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# A better algorithm to calculate a leap year?

I'm new here, so excuse me if my style is incorrect. Can anyone come
up with a better method for this calculation?

Code:
int is_leap(int year)
{
switch (year % 19) {
case 0: case 3: case 6: case 8:
case 11: case 14: case 17: return 1;
default: return 0;
}
}

This is part of a calendar program.

Nov 5 '07 #1
37 14127
<ma******@gmail.comwrote:
>I'm new here, so excuse me if my style is incorrect. Can anyone come
up with a better method for this calculation?
>Code:
int is_leap(int year)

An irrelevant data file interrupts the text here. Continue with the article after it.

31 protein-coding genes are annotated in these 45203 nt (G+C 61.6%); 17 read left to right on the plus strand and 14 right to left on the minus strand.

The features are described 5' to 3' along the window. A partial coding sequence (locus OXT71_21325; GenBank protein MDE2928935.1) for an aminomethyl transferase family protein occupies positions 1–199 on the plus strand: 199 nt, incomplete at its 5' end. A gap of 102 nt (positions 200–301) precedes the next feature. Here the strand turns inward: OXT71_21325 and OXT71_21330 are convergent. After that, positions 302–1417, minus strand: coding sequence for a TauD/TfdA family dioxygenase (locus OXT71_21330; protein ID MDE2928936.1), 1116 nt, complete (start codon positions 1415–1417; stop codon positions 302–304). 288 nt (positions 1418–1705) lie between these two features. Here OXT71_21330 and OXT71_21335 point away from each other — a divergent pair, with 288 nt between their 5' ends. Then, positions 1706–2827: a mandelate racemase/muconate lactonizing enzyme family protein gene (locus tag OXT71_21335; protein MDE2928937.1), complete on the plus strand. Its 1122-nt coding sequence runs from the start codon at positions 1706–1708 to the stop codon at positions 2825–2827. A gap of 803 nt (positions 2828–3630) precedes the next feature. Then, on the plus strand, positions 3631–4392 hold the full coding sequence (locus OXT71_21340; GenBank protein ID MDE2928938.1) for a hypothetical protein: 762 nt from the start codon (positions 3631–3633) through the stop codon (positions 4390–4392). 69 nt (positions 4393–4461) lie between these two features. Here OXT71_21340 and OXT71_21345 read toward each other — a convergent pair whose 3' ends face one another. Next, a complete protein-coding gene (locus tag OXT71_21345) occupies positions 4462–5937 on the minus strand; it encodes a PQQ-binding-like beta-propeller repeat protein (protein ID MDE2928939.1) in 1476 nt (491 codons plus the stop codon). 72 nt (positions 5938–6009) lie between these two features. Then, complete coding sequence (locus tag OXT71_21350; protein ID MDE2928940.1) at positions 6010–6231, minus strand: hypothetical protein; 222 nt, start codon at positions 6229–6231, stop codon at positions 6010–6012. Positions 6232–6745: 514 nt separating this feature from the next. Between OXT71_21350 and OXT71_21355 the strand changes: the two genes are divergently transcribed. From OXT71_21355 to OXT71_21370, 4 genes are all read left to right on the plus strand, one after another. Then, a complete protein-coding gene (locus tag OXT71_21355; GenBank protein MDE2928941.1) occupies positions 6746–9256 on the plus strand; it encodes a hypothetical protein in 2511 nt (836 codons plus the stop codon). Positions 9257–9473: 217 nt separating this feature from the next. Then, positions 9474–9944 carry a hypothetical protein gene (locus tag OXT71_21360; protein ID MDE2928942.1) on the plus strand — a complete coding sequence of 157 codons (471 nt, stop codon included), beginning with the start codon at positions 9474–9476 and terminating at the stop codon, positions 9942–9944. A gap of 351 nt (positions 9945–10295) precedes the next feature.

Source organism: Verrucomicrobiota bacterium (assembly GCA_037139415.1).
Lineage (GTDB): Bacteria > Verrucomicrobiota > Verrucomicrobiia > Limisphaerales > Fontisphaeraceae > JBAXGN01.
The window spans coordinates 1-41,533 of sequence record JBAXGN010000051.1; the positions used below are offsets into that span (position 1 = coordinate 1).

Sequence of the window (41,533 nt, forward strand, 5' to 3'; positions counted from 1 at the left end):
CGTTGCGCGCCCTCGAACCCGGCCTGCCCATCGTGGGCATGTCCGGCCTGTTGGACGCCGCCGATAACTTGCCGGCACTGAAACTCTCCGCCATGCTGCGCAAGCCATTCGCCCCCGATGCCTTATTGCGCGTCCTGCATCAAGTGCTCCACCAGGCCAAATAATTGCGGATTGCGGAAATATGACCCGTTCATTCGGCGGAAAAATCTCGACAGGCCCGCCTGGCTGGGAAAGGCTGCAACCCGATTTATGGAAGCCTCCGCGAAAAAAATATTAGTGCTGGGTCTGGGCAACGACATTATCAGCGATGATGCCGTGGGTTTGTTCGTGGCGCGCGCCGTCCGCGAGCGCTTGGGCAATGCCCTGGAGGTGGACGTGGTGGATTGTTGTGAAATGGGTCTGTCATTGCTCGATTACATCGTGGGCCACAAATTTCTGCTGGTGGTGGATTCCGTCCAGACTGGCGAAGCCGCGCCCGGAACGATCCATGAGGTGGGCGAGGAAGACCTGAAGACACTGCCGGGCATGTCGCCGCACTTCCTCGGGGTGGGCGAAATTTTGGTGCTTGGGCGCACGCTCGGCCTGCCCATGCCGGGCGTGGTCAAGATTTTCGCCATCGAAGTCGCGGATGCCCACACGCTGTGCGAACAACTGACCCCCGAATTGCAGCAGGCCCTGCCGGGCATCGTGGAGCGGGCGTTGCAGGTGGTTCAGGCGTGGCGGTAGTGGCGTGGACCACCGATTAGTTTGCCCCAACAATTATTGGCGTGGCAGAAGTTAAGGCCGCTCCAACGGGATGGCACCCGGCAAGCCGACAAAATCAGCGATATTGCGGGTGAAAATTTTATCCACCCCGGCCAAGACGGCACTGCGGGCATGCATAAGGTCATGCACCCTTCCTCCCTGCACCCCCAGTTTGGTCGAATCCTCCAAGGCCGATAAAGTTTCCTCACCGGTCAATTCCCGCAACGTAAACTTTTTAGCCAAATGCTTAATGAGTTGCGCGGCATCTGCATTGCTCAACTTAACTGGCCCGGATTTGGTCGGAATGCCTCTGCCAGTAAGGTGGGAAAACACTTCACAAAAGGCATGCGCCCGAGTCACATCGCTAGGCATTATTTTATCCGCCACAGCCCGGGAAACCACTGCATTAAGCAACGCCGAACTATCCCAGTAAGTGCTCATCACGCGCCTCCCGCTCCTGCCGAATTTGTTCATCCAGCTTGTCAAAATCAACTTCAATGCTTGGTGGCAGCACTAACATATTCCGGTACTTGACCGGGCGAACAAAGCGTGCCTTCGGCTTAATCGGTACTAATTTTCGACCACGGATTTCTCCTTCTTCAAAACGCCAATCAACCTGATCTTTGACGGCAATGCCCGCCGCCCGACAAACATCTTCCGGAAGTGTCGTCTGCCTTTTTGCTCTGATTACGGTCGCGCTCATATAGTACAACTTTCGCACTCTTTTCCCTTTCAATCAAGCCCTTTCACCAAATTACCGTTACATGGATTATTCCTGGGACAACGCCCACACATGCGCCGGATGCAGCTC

{
switch (year % 19) {
case 0: case 3: case 6: case 8:
case 11: case 14: case 17: return 1;
default: return 0;
}
}
1900 % 19 == 0 but 1900 was not a leap year (special case)
1903 % 19 == 3 but 1903 was not a leap year.
1906 % 19 == 6 but 1906 was not a leap year.
1911 % 19 == 11 but 1911 was not a leap year.
1914 % 19 == 14 but 1914 was not a leap year.
1917 % 19 == 17 but 1917 was not a leap year.
2000 % 19 == 5 but 2000 *was* a leap year.
2004 % 19 == 9 but 2004 *was* a leap year.

It isn't a simple case of having to subtract an base year
to get to the start of the cycle:
you have a leap year at year 0 of the cycle, and another at
year +3 (not year +4), another at year +6, then
one just 2 years later at year +8. Clearly this is wrong.
--
"Any sufficiently advanced bug is indistinguishable from a feature."
-- Rich Kulawiec
Nov 5 '07 #2
ma******@gmail.com said:
I'm new here, so excuse me if my style is incorrect. Can anyone come
up with a better method for this calculation?

Code:
int is_leap(int year)
{